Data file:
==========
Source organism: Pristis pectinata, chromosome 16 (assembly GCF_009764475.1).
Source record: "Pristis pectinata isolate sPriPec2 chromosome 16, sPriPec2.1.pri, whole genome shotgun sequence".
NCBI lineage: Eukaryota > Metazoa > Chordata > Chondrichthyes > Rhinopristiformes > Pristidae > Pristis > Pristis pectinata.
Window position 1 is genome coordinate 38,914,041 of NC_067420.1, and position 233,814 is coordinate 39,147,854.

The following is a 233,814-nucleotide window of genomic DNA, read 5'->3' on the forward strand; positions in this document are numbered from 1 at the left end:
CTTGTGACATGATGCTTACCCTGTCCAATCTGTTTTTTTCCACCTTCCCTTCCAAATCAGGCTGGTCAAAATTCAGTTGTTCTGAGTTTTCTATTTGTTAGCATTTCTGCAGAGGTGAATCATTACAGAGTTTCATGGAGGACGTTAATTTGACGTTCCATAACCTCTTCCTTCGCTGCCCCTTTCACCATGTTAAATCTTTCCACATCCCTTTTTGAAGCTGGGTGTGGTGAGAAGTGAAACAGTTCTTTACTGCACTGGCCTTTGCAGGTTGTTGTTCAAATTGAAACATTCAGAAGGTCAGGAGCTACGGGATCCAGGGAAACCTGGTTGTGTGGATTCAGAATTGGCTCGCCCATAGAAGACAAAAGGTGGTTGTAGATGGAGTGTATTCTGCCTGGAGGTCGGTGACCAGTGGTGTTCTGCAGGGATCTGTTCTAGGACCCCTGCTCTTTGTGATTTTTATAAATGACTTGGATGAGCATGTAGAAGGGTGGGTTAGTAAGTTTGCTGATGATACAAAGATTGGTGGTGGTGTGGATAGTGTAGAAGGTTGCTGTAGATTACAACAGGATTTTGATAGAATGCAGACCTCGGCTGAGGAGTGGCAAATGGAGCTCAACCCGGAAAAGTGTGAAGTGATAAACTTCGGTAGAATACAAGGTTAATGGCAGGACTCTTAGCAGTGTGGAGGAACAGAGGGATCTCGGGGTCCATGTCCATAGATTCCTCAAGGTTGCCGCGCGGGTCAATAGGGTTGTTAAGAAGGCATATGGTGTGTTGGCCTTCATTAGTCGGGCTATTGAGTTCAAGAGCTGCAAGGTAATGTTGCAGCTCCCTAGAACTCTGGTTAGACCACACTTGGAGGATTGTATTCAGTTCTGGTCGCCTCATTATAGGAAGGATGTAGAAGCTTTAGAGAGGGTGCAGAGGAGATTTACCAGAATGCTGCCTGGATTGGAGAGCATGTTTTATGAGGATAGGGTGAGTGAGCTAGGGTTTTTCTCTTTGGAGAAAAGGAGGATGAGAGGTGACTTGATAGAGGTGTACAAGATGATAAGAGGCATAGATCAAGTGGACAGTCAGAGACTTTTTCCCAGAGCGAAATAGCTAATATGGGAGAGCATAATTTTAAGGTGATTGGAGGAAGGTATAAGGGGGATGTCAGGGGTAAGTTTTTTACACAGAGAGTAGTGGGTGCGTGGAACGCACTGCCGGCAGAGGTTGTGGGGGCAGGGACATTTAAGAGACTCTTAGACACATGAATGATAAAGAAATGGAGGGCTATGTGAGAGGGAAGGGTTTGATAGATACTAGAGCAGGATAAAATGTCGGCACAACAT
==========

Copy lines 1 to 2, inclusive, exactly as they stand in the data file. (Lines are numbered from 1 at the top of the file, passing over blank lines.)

Source organism: Pristis pectinata, chromosome 16 (assembly GCF_009764475.1).
Source record: "Pristis pectinata isolate sPriPec2 chromosome 16, sPriPec2.1.pri, whole genome shotgun sequence".